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The Earl of Gowrie: My Lords, I speak as a parent. Is the Minister aware that, if this demon strikes, a small application, externally applied, of good Scotch whisky does the trick?

Baroness Cumberlege: My Lords, I should be very interested in the scientific evidence for that, but I believe that my noble friend may have a point.

Baroness Jay of Paddington: My Lords, is the Minister aware that when there are changes of policy as regards these lotions, whether or not they reflect the opinion of the noble Earl, Lord Gowrie, the voluntary organisations concerned should be informed? Is she also aware that the main organisation involved, Community Hygiene, which runs a telephone hotline on this subject, was neither informed nor supported by the Department of Health when some of the products were withdrawn, although the department then asked the organisation to deal with a number of anxious parents who had questions on the subject? Surely the voluntary organisations which act in that way should be properly resourced and supported.

Baroness Cumberlege: My Lords, we were well aware that when we had had a previous exercise in communications concerning the pill it was not very well handled. In this case, we were very anxious to get the information quickly to doctors, nurses and pharmacists before it became general knowledge. Therefore, we notified the voluntary organisation mentioned by the noble Baroness as soon as it was possible to do so after we had informed the professionals, which is what they had asked us to do on the previous occasion.

Lady Kinloss: My Lords, do the Government endorse the bug-busting campaign to solve the head lice problem safely? In view of the need for people to be trained properly in the procedure, will the Government consider allowing GPs to prescribe the bug-busting kit, especially in view of the fact that it could save £3.5 million per year as against prescribing the chemical treatments?

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Baroness Cumberlege: My Lords, general practitioners clearly give the most appropriate advice to individuals concerned. In this case, that is usually the parents or the school. We have nurses attached to schools who are very much involved with that. As regards the bug-busting kit and campaign, we support that voluntary organisation with annual grants. Indeed, we admire some of the work that it does.

Lord De Freyne: My Lords, considering what has been said about this problem, does my noble friend agree that whisky is bad for the head?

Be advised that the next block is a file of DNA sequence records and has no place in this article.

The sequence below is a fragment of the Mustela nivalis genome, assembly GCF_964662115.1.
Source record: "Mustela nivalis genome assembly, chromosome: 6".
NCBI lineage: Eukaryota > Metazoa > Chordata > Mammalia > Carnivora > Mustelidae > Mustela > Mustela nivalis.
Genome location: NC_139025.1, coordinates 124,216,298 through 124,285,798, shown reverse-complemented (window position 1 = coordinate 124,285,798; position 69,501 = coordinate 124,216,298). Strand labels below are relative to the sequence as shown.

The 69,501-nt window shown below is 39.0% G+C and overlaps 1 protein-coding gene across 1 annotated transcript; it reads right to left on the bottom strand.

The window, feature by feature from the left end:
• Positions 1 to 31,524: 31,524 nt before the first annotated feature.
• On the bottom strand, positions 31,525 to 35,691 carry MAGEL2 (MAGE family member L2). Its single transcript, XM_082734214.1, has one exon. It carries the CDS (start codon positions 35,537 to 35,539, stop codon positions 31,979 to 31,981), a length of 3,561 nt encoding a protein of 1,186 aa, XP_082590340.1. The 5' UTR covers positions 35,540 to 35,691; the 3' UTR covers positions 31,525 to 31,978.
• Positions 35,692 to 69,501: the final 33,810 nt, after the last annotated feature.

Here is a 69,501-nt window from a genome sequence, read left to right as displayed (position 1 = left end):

Baroness Cumberlege: My Lords, I have heard of vinegar being used as a shampoo but never whisky. I thought that my noble friend Lord Gowrie was providing a rather quirky solution to a quirky problem.

Lady Saltoun of Abernethy: My Lords, if whisky does the trick, would not surgical spirit do it just as well but much cheaper?

Baroness Cumberlege: My Lords, I think that these are a lot of lousy suggestions.

The Countess of Mar: My Lords, will the noble Baroness reconsider her answers about the insecticides which are used in the shampoos and lotions? So far as I can make out, no research has been carried out as to their effect on the immune and neurological systems of young children. More and more doctors are reporting to me that patients showing ME symptoms have been using louse treatments. In one case, I heard of a mother who had shampooed the hair of her child 17 times with a particular organophosphate treatment because the lice were not responding to it. There now seems to be some resistance by the bugs to those products.

Baroness Cumberlege: My Lords, I should like to make it quite clear that we always act on the advice of our expert committees. The committee on carcinogenicity advised us in this case about this particular product called Carbaryl. I am aware that the committee is concerned about all the applications which people are using for all sorts of different reasons, including agricultural and domestic reasons. I believe that the committee is aware of what is going on. In this case it was not an actual risk but a theoretical risk, but we felt that we should err on the side of caution. Indeed, that is why it is now a pharmacist only product and is not available over the counter.

EU Overseas Aid Spending: Legality

2.52 p.m.

Lord Bruce of Donington asked Her Majesty's Government:

    What were the circumstances in which European Union expenditure on population policies and programmes in developing countries, for which Community budget provision was made in 1990, has taken place without a legal basis; and what expenditure has so far taken place and what commitments have been entered into to date.